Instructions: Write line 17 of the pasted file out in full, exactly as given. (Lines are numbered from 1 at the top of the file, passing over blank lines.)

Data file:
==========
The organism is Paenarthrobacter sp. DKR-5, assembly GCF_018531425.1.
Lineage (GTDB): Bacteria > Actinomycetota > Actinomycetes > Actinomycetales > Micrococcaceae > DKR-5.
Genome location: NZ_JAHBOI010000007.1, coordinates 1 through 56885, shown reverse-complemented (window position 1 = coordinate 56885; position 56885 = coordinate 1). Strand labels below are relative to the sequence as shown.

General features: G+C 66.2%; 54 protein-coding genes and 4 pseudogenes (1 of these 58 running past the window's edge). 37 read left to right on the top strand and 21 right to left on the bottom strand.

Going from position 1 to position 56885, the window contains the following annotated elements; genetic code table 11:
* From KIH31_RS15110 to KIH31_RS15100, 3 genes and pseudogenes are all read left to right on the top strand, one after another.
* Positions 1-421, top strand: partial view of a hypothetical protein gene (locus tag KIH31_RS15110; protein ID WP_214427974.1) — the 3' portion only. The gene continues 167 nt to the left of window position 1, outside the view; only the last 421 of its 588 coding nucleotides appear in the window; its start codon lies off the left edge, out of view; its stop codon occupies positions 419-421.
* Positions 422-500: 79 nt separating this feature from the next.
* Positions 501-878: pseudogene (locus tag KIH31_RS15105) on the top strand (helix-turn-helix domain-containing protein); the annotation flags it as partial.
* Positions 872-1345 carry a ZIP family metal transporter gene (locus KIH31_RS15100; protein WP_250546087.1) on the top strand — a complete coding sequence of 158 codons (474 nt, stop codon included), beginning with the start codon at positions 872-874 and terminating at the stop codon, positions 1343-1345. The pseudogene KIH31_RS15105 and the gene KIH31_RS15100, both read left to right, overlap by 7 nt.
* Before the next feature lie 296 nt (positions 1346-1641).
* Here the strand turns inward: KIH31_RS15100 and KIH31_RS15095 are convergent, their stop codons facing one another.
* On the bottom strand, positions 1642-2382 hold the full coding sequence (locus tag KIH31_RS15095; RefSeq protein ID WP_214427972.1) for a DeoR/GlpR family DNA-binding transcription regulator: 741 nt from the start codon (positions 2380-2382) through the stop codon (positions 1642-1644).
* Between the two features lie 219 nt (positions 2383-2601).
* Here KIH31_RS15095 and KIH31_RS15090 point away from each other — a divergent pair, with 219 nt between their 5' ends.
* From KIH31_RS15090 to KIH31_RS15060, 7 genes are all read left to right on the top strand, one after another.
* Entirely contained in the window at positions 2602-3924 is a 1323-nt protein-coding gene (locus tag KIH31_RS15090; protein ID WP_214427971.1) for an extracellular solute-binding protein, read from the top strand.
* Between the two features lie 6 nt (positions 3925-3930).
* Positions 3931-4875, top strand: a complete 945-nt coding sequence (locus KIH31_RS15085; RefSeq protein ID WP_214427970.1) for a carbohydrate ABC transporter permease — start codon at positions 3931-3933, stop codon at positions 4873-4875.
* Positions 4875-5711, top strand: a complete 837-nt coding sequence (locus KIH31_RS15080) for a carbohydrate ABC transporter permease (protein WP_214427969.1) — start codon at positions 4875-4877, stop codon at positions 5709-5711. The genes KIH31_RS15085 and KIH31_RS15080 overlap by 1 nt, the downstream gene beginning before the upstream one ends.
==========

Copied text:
* Entirely contained in the window at positions 2602-3924 is a 1323-nt protein-coding gene (locus tag KIH31_RS15090; protein ID WP_214427971.1) for an extracellular solute-binding protein, read from the top strand.